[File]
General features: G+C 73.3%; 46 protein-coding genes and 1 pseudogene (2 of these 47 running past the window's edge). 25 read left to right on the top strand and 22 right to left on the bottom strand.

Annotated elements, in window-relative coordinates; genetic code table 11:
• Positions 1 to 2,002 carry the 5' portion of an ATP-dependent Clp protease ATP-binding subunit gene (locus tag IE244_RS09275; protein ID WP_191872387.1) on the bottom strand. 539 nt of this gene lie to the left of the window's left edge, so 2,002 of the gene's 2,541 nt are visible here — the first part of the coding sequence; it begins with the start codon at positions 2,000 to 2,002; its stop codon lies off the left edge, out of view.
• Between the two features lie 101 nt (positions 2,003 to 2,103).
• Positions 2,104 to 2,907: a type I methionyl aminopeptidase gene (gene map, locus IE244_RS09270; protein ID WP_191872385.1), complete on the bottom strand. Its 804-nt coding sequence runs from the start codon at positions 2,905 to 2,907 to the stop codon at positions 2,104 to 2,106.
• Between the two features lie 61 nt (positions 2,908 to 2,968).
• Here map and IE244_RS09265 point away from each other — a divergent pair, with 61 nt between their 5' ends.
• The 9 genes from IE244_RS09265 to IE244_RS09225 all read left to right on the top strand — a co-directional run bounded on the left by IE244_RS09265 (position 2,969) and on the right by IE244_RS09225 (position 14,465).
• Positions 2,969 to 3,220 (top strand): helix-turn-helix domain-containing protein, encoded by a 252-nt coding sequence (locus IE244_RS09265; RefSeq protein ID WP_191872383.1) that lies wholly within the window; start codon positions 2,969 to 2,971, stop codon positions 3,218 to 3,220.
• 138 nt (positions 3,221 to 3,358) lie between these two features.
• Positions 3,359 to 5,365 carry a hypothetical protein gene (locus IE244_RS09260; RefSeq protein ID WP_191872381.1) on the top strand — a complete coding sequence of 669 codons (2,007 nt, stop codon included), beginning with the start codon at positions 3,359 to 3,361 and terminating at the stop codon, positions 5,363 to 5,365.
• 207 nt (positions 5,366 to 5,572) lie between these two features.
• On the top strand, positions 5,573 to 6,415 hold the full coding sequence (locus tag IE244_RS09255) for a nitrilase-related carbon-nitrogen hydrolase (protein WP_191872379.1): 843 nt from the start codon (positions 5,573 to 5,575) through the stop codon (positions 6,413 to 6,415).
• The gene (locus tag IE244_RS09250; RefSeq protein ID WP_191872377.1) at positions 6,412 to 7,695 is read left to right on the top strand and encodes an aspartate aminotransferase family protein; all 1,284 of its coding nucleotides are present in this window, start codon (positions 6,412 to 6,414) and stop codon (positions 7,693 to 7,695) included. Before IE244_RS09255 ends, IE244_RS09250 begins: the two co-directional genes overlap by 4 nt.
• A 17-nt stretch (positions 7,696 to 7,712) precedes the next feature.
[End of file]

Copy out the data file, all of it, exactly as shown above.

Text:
General features: G+C 73.3%; 46 protein-coding genes and 1 pseudogene (2 of these 47 running past the window's edge). 25 read left to right on the top strand and 22 right to left on the bottom strand.

Annotated elements, in window-relative coordinates; genetic code table 11:
• Positions 1 to 2,002 carry the 5' portion of an ATP-dependent Clp protease ATP-binding subunit gene (locus tag IE244_RS09275; protein ID WP_191872387.1) on the bottom strand. 539 nt of this gene lie to the left of the window's left edge, so 2,002 of the gene's 2,541 nt are visible here — the first part of the coding sequence; it begins with the start codon at positions 2,000 to 2,002; its stop codon lies off the left edge, out of view.
• Between the two features lie 101 nt (positions 2,003 to 2,103).
• Positions 2,104 to 2,907: a type I methionyl aminopeptidase gene (gene map, locus IE244_RS09270; protein ID WP_191872385.1), complete on the bottom strand. Its 804-nt coding sequence runs from the start codon at positions 2,905 to 2,907 to the stop codon at positions 2,104 to 2,106.
• Between the two features lie 61 nt (positions 2,908 to 2,968).
• Here map and IE244_RS09265 point away from each other — a divergent pair, with 61 nt between their 5' ends.
• The 9 genes from IE244_RS09265 to IE244_RS09225 all read left to right on the top strand — a co-directional run bounded on the left by IE244_RS09265 (position 2,969) and on the right by IE244_RS09225 (position 14,465).
• Positions 2,969 to 3,220 (top strand): helix-turn-helix domain-containing protein, encoded by a 252-nt coding sequence (locus IE244_RS09265; RefSeq protein ID WP_191872383.1) that lies wholly within the window; start codon positions 2,969 to 2,971, stop codon positions 3,218 to 3,220.
• 138 nt (positions 3,221 to 3,358) lie between these two features.
• Positions 3,359 to 5,365 carry a hypothetical protein gene (locus IE244_RS09260; RefSeq protein ID WP_191872381.1) on the top strand — a complete coding sequence of 669 codons (2,007 nt, stop codon included), beginning with the start codon at positions 3,359 to 3,361 and terminating at the stop codon, positions 5,363 to 5,365.
• 207 nt (positions 5,366 to 5,572) lie between these two features.
• On the top strand, positions 5,573 to 6,415 hold the full coding sequence (locus tag IE244_RS09255) for a nitrilase-related carbon-nitrogen hydrolase (protein WP_191872379.1): 843 nt from the start codon (positions 5,573 to 5,575) through the stop codon (positions 6,413 to 6,415).
• The gene (locus tag IE244_RS09250; RefSeq protein ID WP_191872377.1) at positions 6,412 to 7,695 is read left to right on the top strand and encodes an aspartate aminotransferase family protein; all 1,284 of its coding nucleotides are present in this window, start codon (positions 6,412 to 6,414) and stop codon (positions 7,693 to 7,695) included. Before IE244_RS09255 ends, IE244_RS09250 begins: the two co-directional genes overlap by 4 nt.
• A 17-nt stretch (positions 7,696 to 7,712) precedes the next feature.